For the week ending 11 February 2023 / 20 Shevat 5783

Perek Shira: The Song of the Camel

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The Camel says:

“From on high, Hashem will roar, and from His holy dwelling, He will sound His voice. He will roar and shout about His abode.” (Yirmiyah 25:30)

The camel is incredibly resilient to the intense heat of the desert and can go for nine days without water. It does not need refined food and can eat even thorns. The camel can thus be seen as a symbol of survival in the desert.

The Sages teach that the camel represents the Babylonian exile, based on the observation that the verse in Tehillim 137:8 describes the word “gemul” (retribution), as the same word-root for “gamal” (camel). We may explain the meaning of this symbolism as follows: The Jewish People’s exile to the spiritual desert of Babylonia is similar to a camel entering a vast desert. In the same way that a camel survives by storing water in its hump, the Jewish People remained connected to the Torah through the one thousand expert Torah scholars who joined them in that exile.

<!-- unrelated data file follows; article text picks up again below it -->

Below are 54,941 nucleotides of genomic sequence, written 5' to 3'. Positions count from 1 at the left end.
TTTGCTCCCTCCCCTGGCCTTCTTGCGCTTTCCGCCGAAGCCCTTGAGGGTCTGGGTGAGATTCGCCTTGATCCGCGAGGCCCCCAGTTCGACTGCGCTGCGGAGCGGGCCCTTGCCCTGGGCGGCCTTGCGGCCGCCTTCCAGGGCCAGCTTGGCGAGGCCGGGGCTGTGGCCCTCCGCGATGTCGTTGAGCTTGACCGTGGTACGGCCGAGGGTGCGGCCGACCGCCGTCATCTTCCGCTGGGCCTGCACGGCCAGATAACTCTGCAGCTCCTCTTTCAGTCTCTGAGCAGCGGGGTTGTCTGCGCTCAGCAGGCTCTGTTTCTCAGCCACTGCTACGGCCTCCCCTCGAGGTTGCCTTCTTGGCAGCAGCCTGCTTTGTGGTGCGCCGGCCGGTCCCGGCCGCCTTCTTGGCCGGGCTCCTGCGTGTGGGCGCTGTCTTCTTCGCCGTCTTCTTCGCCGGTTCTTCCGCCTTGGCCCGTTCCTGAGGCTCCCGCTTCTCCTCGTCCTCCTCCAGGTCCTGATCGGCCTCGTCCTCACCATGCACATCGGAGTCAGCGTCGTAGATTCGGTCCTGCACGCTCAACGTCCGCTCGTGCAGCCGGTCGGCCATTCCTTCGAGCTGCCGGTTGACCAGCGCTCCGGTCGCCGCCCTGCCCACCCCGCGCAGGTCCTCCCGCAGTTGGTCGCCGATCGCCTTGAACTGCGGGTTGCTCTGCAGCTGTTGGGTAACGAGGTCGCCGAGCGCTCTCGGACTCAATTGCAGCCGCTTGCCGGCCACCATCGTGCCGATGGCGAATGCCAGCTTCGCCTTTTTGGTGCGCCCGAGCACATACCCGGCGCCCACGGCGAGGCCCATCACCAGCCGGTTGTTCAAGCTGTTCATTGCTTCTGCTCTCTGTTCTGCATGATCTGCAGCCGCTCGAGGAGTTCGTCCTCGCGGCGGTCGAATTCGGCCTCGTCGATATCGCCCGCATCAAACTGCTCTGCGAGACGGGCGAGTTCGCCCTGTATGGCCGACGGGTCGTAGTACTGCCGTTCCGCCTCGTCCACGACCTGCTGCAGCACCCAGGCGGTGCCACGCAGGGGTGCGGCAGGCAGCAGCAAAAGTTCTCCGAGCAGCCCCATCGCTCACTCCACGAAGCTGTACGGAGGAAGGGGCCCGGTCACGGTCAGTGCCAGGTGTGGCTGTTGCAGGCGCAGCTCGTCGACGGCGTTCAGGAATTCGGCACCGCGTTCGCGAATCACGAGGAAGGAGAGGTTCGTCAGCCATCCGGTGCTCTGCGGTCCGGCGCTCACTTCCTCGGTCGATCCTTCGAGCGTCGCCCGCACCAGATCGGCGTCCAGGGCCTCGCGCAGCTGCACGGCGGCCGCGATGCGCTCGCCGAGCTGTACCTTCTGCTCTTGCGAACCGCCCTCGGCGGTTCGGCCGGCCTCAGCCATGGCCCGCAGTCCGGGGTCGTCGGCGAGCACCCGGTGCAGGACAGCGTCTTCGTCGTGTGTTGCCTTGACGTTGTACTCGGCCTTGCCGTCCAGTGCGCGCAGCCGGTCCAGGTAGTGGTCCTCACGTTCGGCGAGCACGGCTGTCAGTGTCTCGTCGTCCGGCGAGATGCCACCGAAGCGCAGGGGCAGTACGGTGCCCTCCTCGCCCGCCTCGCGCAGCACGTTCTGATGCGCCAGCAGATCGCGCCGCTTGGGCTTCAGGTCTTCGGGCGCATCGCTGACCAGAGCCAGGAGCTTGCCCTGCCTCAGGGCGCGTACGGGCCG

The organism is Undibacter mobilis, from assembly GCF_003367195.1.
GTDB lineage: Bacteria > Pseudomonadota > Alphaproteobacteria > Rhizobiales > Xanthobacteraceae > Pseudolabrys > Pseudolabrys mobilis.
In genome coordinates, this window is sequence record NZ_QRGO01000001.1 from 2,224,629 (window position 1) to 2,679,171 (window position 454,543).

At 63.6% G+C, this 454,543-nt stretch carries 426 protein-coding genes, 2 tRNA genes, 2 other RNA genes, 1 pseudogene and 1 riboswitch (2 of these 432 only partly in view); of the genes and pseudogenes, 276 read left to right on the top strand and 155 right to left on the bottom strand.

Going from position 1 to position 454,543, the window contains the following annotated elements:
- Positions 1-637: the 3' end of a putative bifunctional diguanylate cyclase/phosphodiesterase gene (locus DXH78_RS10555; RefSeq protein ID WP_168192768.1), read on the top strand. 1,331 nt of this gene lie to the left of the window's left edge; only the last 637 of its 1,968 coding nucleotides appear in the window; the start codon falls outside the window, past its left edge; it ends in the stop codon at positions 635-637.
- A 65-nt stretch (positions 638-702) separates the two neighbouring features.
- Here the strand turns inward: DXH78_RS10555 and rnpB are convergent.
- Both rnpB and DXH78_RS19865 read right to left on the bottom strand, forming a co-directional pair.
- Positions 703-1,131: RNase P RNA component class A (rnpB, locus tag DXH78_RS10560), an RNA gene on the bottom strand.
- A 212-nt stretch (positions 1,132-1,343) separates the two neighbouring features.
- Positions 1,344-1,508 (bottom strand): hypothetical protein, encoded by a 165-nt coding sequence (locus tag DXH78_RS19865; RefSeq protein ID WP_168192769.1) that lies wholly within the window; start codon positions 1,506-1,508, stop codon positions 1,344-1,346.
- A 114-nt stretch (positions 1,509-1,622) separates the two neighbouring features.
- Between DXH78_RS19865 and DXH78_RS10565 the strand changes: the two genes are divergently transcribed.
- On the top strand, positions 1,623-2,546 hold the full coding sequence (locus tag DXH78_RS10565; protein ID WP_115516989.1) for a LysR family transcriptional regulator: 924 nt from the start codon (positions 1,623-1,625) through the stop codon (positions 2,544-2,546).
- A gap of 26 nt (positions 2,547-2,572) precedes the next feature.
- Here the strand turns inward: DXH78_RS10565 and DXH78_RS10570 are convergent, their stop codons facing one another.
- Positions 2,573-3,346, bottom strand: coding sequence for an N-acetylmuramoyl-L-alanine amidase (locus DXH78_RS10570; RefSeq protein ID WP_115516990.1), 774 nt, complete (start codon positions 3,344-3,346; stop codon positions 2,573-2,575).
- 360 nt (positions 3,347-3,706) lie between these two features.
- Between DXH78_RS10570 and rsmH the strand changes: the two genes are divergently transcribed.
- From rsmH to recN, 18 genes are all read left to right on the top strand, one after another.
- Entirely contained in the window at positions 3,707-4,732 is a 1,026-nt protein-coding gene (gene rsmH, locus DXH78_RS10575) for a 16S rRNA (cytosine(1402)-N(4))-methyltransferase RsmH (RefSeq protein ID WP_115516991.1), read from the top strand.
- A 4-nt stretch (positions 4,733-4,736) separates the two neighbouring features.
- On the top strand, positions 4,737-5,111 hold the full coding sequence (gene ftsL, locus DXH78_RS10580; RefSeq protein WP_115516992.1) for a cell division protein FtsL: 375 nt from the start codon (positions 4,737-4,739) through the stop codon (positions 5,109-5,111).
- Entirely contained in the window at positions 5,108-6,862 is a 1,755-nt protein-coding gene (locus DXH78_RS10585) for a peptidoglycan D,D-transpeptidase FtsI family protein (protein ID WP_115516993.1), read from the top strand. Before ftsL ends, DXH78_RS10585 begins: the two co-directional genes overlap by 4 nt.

The Zohar states that when the Jewish People reached Babylonia, Hashem roared in anguish over His devastated Beit HaMikdash and His exiled children, as it is written, “Hashem roars from on high, and from His holy dwelling He emits His voice. He roars and shouts about His abode.” It is therefore fitting that the camel, which represents the Babylonian exile, sings this verse. Even though the Babylonian exile has long since come to an end, the camel’s song is relevant to our current state of exile as well. Indeed, the Sages teach that Hashem roars in this way three times every night.

Even if we cannot hear Hashem’s thrice-nightly roars of anguish, we should not forget His love for us, and how mightily He yearns for our return. The longer our nation’s state of exile extends, the harder it is to relate to Hashem and to return to Him. However, the rules of our relationship remain

the same. Hashem treats small mitzvahs in our generation like great feats of faith in bygone days, and He treats sins with a measure of leniency in consideration of the times in which we live. In the same way as Hashem designed the camel to be able to cross a desert, He designed us to cross the exile. And every day, He is waiting for us to do so.

  • Sources: Zohar, Parashas Vayakhel 196a; Vayikra Rabbah 13:51; Gittin 81a; Daas Shalom; Tzaltzal Knafayim; Kol Rinah, citing Berachos 3a; Arizal. See also Knaf Renanim.

*In loving memory of Harav Zeev Shlomo ben Zecharia Leib

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